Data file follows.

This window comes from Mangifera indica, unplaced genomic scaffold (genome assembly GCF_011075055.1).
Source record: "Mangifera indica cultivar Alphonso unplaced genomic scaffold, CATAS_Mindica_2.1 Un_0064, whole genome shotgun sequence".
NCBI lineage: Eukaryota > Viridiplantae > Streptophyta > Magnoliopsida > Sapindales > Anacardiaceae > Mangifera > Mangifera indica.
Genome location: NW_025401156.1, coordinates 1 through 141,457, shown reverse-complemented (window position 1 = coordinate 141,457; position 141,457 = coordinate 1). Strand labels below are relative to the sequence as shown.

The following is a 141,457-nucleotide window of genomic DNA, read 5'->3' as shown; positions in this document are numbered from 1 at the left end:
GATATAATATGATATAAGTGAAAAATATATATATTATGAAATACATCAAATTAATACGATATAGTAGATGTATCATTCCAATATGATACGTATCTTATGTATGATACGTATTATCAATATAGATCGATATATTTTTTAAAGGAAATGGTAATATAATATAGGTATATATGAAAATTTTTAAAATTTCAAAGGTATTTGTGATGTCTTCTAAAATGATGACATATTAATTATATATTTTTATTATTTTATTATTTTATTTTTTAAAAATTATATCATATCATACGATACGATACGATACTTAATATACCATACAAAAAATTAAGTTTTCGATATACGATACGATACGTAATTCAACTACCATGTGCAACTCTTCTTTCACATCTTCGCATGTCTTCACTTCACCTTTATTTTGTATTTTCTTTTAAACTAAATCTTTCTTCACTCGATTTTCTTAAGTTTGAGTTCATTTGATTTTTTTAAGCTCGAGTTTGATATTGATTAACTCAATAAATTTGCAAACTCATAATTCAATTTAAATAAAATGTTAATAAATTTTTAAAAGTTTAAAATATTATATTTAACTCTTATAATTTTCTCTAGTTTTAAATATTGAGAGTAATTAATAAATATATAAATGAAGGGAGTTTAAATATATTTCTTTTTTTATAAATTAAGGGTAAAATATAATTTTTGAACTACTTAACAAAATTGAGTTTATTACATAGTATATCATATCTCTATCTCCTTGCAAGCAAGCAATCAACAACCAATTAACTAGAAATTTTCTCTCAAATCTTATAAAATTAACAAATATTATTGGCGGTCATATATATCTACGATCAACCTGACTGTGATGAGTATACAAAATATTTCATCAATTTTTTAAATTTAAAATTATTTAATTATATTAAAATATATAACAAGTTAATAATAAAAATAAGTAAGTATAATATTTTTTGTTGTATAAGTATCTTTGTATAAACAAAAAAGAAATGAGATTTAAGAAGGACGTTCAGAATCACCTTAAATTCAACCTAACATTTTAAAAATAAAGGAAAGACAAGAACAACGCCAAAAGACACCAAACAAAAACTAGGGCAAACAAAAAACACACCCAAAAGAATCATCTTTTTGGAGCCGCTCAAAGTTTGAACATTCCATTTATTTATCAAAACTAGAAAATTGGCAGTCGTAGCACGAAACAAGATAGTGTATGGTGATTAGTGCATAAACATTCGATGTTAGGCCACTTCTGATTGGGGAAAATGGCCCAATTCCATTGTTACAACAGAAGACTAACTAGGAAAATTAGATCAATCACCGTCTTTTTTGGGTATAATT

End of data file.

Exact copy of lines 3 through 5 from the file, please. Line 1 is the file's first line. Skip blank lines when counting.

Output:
NCBI lineage: Eukaryota > Viridiplantae > Streptophyta > Magnoliopsida > Sapindales > Anacardiaceae > Mangifera > Mangifera indica.
Genome location: NW_025401156.1, coordinates 1 through 141,457, shown reverse-complemented (window position 1 = coordinate 141,457; position 141,457 = coordinate 1). Strand labels below are relative to the sequence as shown.

The following is a 141,457-nucleotide window of genomic DNA, read 5'->3' as shown; positions in this document are numbered from 1 at the left end: